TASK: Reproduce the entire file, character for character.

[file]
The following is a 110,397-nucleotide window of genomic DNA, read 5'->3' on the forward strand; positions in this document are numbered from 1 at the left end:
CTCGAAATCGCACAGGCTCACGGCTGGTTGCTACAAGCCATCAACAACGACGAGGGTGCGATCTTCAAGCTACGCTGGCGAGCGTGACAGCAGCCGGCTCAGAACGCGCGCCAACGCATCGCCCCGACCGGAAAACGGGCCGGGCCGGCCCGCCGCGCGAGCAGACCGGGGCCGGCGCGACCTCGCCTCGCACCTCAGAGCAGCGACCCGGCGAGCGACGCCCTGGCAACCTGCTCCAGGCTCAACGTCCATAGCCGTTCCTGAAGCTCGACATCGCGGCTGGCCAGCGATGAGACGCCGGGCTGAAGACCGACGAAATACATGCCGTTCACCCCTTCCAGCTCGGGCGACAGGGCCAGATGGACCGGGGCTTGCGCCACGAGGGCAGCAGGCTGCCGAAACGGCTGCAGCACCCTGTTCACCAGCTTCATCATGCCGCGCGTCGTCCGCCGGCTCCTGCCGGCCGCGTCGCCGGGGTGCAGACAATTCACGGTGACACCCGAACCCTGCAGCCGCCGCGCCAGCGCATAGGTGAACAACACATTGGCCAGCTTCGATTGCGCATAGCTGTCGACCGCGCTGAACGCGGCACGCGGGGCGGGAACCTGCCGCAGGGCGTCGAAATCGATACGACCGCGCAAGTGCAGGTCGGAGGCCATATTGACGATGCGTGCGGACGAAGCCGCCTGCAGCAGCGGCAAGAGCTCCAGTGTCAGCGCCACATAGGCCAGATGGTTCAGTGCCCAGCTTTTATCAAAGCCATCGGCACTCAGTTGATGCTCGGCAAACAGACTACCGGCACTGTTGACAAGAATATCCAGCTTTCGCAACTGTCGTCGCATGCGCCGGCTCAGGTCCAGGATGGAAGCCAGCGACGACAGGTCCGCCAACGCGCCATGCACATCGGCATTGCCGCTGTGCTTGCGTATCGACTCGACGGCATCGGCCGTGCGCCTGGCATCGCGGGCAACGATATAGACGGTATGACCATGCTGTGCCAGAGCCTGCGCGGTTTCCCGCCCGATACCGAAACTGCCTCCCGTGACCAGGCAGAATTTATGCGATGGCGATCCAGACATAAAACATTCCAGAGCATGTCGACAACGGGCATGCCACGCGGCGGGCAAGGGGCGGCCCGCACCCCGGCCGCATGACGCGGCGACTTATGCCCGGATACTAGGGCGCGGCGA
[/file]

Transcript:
The following is a 110,397-nucleotide window of genomic DNA, read 5'->3' on the forward strand; positions in this document are numbered from 1 at the left end:
CTCGAAATCGCACAGGCTCACGGCTGGTTGCTACAAGCCATCAACAACGACGAGGGTGCGATCTTCAAGCTACGCTGGCGAGCGTGACAGCAGCCGGCTCAGAACGCGCGCCAACGCATCGCCCCGACCGGAAAACGGGCCGGGCCGGCCCGCCGCGCGAGCAGACCGGGGCCGGCGCGACCTCGCCTCGCACCTCAGAGCAGCGACCCGGCGAGCGACGCCCTGGCAACCTGCTCCAGGCTCAACGTCCATAGCCGTTCCTGAAGCTCGACATCGCGGCTGGCCAGCGATGAGACGCCGGGCTGAAGACCGACGAAATACATGCCGTTCACCCCTTCCAGCTCGGGCGACAGGGCCAGATGGACCGGGGCTTGCGCCACGAGGGCAGCAGGCTGCCGAAACGGCTGCAGCACCCTGTTCACCAGCTTCATCATGCCGCGCGTCGTCCGCCGGCTCCTGCCGGCCGCGTCGCCGGGGTGCAGACAATTCACGGTGACACCCGAACCCTGCAGCCGCCGCGCCAGCGCATAGGTGAACAACACATTGGCCAGCTTCGATTGCGCATAGCTGTCGACCGCGCTGAACGCGGCACGCGGGGCGGGAACCTGCCGCAGGGCGTCGAAATCGATACGACCGCGCAAGTGCAGGTCGGAGGCCATATTGACGATGCGTGCGGACGAAGCCGCCTGCAGCAGCGGCAAGAGCTCCAGTGTCAGCGCCACATAGGCCAGATGGTTCAGTGCCCAGCTTTTATCAAAGCCATCGGCACTCAGTTGATGCTCGGCAAACAGACTACCGGCACTGTTGACAAGAATATCCAGCTTTCGCAACTGTCGTCGCATGCGCCGGCTCAGGTCCAGGATGGAAGCCAGCGACGACAGGTCCGCCAACGCGCCATGCACATCGGCATTGCCGCTGTGCTTGCGTATCGACTCGACGGCATCGGCCGTGCGCCTGGCATCGCGGGCAACGATATAGACGGTATGACCATGCTGTGCCAGAGCCTGCGCGGTTTCCCGCCCGATACCGAAACTGCCTCCCGTGACCAGGCAGAATTTATGCGATGGCGATCCAGACATAAAACATTCCAGAGCATGTCGACAACGGGCATGCCACGCGGCGGGCAAGGGGCGGCCCGCACCCCGGCCGCATGACGCGGCGACTTATGCCCGGATACTAGGGCGCGGCGA